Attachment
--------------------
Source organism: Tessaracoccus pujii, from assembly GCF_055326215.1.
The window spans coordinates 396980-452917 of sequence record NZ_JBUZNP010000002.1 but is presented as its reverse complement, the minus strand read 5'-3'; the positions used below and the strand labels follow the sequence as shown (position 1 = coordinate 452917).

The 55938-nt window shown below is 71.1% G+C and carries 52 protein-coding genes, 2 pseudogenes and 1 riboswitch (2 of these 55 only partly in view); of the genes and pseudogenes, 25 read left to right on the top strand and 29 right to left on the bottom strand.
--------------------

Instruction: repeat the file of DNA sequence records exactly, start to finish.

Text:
Source organism: Tessaracoccus pujii, from assembly GCF_055326215.1.
The window spans coordinates 396980-452917 of sequence record NZ_JBUZNP010000002.1 but is presented as its reverse complement, the minus strand read 5'-3'; the positions used below and the strand labels follow the sequence as shown (position 1 = coordinate 452917).

The 55938-nt window shown below is 71.1% G+C and carries 52 protein-coding genes, 2 pseudogenes and 1 riboswitch (2 of these 55 only partly in view); of the genes and pseudogenes, 25 read left to right on the top strand and 29 right to left on the bottom strand.